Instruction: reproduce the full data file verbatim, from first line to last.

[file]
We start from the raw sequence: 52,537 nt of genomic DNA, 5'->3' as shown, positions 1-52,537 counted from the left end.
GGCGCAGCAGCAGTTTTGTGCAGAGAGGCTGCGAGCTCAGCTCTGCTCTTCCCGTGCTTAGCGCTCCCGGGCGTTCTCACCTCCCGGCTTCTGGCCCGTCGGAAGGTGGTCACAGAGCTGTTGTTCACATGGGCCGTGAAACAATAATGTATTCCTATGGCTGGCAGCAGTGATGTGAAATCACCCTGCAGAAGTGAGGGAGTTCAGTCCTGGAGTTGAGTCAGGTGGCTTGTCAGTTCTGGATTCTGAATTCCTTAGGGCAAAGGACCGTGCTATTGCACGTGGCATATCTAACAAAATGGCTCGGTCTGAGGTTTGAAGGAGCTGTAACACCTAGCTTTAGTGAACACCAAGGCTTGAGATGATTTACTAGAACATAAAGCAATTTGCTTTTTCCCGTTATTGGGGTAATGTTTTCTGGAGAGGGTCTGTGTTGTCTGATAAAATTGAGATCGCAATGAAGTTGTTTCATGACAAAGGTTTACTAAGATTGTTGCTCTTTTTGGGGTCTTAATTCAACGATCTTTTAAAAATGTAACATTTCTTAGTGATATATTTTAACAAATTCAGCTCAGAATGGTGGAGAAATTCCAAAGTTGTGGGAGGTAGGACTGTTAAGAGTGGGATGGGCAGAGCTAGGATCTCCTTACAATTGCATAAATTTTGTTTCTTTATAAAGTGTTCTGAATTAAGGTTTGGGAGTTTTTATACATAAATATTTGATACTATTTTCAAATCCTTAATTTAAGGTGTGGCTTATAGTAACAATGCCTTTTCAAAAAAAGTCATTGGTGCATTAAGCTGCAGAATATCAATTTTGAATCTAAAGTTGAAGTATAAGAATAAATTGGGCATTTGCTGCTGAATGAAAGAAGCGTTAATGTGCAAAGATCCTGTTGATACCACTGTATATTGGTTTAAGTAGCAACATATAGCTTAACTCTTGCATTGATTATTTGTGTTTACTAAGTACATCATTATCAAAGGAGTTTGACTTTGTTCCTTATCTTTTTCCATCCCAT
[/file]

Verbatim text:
We start from the raw sequence: 52,537 nt of genomic DNA, 5'->3' as shown, positions 1-52,537 counted from the left end.
GGCGCAGCAGCAGTTTTGTGCAGAGAGGCTGCGAGCTCAGCTCTGCTCTTCCCGTGCTTAGCGCTCCCGGGCGTTCTCACCTCCCGGCTTCTGGCCCGTCGGAAGGTGGTCACAGAGCTGTTGTTCACATGGGCCGTGAAACAATAATGTATTCCTATGGCTGGCAGCAGTGATGTGAAATCACCCTGCAGAAGTGAGGGAGTTCAGTCCTGGAGTTGAGTCAGGTGGCTTGTCAGTTCTGGATTCTGAATTCCTTAGGGCAAAGGACCGTGCTATTGCACGTGGCATATCTAACAAAATGGCTCGGTCTGAGGTTTGAAGGAGCTGTAACACCTAGCTTTAGTGAACACCAAGGCTTGAGATGATTTACTAGAACATAAAGCAATTTGCTTTTTCCCGTTATTGGGGTAATGTTTTCTGGAGAGGGTCTGTGTTGTCTGATAAAATTGAGATCGCAATGAAGTTGTTTCATGACAAAGGTTTACTAAGATTGTTGCTCTTTTTGGGGTCTTAATTCAACGATCTTTTAAAAATGTAACATTTCTTAGTGATATATTTTAACAAATTCAGCTCAGAATGGTGGAGAAATTCCAAAGTTGTGGGAGGTAGGACTGTTAAGAGTGGGATGGGCAGAGCTAGGATCTCCTTACAATTGCATAAATTTTGTTTCTTTATAAAGTGTTCTGAATTAAGGTTTGGGAGTTTTTATACATAAATATTTGATACTATTTTCAAATCCTTAATTTAAGGTGTGGCTTATAGTAACAATGCCTTTTCAAAAAAAGTCATTGGTGCATTAAGCTGCAGAATATCAATTTTGAATCTAAAGTTGAAGTATAAGAATAAATTGGGCATTTGCTGCTGAATGAAAGAAGCGTTAATGTGCAAAGATCCTGTTGATACCACTGTATATTGGTTTAAGTAGCAACATATAGCTTAACTCTTGCATTGATTATTTGTGTTTACTAAGTACATCATTATCAAAGGAGTTTGACTTTGTTCCTTATCTTTTTCCATCCCAT